It continued on a decade later with Romero’s return to the series, 1978’s Dawn of the Dead. Now capable of tapping into elements unavailable to him at the time of Night‘s creation (color film, advanced F/X and make-up work) and using a far more recognizable space as his frame of everyday reference – the shopping mall – this filmmaker fashioned his new slaughter spectacle as an apocalyptic look at the disintegration of infrastructure and the completely plausible ‘us vs. them’ mentality that arrives whenever an unfathomable act of evil confronts our sensibilities. In this case, a group of professionals (two TV reporters, two government soldiers) hole up in a local shopping center, clearing out the zombies and protecting themselves from the monstrous mob outside to try and recreate their once semi-privileged lives.


All throughout the course of the film’s opening act, we see the foursome battle to reach their consumer sanctuary, fending off all manner of undead obstacles. Once safely inside, they begin to plot. Zombies are destroyed, doors blocked off. A perfect asylum from the atrocities around them allows the group to gorge on the many materialistic pleasures available. We see our heroes hording food, glutting themselves on fancy meals and overindulging in items of extravagance. By the time some like-minded outsiders arrive – in the guise of marauding bikers – our clique has become covetous of their self-made retreat. By contrasting the death of one social structure with the attempted birth of another, Romero made all his points about class and equality. But buried in the heart of the political science was really just an examination of the human desire for comfort and security.


In many ways, Dawn represented the end of the reality-based Romero horror film. His next two efforts in the Dead series would remove most of the recognizable pragmatic aspects of the situation (real world places, interpersonal human interaction) with outrageous scenarios and even odder zombie circumstances. As a result, the director continued to polish his approach, picking and choosing the aspects he really wanted to explore. His follow up, 1986’s Day of the Dead - considered by many to be the lesser of all four films (it’s a highly debatable delineation) - argues from the beginning that the real world is long dead. In a stellar opening setpiece, a lone band of governmental scientists and soldiers try to drum up anything “living” in what appears to be an abandoned town. The minute their presence is known, however, hordes of ravenous zombies begin literally crawling out of the woodwork. As the streets fill with thousands of flesh craving fiends, we see the end of human civilization, reconfigured in the stammering, shuffling walk of a reanimated corpse.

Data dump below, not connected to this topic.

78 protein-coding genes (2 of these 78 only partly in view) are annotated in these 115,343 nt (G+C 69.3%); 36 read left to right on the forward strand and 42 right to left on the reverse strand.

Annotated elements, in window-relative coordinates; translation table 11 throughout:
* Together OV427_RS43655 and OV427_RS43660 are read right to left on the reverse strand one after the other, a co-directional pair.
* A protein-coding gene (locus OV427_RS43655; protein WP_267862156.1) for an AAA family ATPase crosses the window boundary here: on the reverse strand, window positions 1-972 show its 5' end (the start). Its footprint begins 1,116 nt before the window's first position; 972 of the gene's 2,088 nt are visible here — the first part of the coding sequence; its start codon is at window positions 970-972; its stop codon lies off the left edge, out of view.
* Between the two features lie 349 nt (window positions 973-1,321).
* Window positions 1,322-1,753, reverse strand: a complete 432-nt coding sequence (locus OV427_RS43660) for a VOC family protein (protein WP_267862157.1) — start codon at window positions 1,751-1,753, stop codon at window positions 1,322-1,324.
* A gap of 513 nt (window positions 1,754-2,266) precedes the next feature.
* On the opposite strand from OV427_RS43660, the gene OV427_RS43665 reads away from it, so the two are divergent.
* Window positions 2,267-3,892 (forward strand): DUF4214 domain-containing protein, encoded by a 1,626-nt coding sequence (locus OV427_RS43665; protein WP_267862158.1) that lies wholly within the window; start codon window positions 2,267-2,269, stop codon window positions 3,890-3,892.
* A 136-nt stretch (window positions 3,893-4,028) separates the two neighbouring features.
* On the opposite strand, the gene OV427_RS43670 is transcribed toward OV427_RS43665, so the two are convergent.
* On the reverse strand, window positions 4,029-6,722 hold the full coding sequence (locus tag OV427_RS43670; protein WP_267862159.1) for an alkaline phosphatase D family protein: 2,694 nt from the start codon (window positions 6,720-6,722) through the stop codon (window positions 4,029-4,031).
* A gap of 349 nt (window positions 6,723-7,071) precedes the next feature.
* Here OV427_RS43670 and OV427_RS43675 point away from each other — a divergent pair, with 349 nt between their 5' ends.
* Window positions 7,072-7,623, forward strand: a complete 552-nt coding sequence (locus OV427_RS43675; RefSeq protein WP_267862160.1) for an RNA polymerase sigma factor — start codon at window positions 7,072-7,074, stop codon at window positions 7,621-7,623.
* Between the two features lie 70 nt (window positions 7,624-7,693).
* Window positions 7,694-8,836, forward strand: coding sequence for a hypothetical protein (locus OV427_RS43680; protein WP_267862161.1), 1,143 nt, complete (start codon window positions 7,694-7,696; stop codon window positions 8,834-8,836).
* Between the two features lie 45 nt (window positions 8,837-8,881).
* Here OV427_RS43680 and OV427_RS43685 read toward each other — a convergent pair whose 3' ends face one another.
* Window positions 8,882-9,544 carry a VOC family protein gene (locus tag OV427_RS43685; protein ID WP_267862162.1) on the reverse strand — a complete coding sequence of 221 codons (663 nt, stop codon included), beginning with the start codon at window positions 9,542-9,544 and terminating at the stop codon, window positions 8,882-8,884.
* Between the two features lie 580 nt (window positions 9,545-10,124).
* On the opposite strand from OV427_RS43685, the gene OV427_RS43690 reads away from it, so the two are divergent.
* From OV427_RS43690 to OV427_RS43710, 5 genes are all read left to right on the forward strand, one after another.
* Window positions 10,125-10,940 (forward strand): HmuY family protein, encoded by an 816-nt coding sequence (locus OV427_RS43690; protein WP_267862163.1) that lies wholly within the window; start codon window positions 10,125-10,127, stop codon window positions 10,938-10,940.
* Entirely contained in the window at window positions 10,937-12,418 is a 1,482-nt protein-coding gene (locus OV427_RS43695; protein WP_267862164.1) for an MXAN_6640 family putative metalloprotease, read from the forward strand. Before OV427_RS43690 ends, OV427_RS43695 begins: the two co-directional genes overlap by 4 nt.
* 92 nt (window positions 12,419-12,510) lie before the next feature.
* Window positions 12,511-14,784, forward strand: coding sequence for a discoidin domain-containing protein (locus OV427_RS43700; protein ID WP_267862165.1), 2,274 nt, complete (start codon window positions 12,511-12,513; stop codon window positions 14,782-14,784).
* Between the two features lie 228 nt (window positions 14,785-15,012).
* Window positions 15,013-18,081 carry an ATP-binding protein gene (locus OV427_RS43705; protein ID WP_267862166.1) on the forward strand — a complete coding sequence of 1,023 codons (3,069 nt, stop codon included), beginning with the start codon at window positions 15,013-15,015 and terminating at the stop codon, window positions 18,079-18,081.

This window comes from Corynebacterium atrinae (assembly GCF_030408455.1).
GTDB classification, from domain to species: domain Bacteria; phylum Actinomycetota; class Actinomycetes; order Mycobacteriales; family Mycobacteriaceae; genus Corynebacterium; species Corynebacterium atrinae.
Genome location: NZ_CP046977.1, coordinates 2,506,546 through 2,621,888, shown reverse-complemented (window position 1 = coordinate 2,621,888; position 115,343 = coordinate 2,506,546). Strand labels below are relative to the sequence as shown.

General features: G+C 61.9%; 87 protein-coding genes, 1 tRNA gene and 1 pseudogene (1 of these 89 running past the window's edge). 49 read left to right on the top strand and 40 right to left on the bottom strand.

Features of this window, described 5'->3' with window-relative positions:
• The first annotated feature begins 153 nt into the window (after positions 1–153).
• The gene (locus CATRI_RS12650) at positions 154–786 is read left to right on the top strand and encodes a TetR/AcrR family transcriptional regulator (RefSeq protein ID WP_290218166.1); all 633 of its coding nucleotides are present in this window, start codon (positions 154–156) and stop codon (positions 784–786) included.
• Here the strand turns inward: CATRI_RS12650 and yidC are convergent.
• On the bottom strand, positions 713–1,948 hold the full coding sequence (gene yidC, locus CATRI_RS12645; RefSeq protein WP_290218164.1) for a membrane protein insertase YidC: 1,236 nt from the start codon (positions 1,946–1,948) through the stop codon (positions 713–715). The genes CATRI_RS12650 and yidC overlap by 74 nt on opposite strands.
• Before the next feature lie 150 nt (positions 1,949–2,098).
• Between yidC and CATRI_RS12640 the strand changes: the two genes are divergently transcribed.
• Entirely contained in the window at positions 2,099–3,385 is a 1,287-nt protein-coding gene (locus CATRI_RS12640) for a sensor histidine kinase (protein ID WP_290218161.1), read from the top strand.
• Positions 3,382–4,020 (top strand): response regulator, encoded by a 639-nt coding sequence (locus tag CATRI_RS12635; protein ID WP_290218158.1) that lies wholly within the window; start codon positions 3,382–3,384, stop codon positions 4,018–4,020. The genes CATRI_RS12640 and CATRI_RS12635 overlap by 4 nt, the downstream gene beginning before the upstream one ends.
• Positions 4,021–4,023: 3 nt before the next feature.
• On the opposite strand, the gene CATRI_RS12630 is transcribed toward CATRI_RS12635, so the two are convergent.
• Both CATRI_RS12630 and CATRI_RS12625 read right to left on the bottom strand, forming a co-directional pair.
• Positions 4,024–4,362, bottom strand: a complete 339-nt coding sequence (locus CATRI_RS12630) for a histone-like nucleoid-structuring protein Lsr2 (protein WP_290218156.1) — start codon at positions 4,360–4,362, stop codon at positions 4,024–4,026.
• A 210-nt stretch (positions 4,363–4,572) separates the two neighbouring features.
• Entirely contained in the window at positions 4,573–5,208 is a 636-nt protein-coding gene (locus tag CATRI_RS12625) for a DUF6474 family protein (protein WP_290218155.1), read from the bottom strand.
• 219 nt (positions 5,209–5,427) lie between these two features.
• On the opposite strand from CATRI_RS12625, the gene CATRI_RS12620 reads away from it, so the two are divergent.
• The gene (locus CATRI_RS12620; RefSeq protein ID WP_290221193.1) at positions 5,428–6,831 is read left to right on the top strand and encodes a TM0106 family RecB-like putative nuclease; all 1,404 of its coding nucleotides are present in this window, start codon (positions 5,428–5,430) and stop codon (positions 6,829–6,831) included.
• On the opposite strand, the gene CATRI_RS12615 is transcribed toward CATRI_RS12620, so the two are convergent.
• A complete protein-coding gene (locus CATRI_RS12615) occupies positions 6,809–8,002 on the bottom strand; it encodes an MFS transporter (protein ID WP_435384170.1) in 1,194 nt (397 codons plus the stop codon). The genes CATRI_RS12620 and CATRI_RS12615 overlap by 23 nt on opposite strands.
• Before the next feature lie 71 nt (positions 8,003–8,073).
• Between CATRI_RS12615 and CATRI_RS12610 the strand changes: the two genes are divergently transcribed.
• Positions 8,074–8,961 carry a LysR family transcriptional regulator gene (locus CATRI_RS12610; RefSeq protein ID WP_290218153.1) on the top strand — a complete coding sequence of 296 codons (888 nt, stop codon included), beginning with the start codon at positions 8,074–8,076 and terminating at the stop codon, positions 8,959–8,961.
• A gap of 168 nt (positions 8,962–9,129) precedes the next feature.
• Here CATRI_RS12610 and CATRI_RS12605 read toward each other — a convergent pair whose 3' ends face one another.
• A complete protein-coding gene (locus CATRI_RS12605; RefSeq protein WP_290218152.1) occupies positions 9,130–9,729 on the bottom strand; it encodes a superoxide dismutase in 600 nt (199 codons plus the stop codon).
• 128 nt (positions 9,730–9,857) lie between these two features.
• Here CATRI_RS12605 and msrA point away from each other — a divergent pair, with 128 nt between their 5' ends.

This doesn’t mean that Romero totally avoids reality in this glorious cinematic gross out. Instead of focusing on the social, or the political, the director focuses his attention on personality. We see the simmering divides between people, the hatred the military has for the scientists and visa versa. Both are forced to live and interact with each other, but with their individual purposes being crossed and contradictory, they can literally never see eye to eye on anything. This means the real horror is personal, not apocalyptic. As the world decays outside, humanity’s lost hope are arguing in a bunker over sexual favors, the rounding up of additional zombies for experimentation, and what they will do should the need arise to escape from their underground bunker.


This makes Day a very dark film indeed, the kind of exploration of the fragile human soul that many don’t imagine they’ll ever want to witness. Unrelenting in its horror, featuring the perfect contextual juxtaposition of Tom Savini’s ultra realistic autopsy like effects, it remains a movie arguing that the only way to recapture the purity of existence is a kind of total rejection of the past. Toward the end, when things are going decidedly deranged, the Jamaican helicopter pilot argues for everyone to simply drop their duty and fly off to a deserted island somewhere. There, some manner of life can be restarted, one without the constant threat of the living dead causing chaos and the amplification of human faults. The idea is not so much rejected as reconfigured by many of the things we see later. When a “trained” zombie named Bub proves that he can respond with thought, no matter how simplistic, ‘it’ dooms everything around it. The notion that these “things” can actually reason refutes the feeling that they’re just obstacles to overcome. Instead, they become opponents in a battle for the rest of the planet.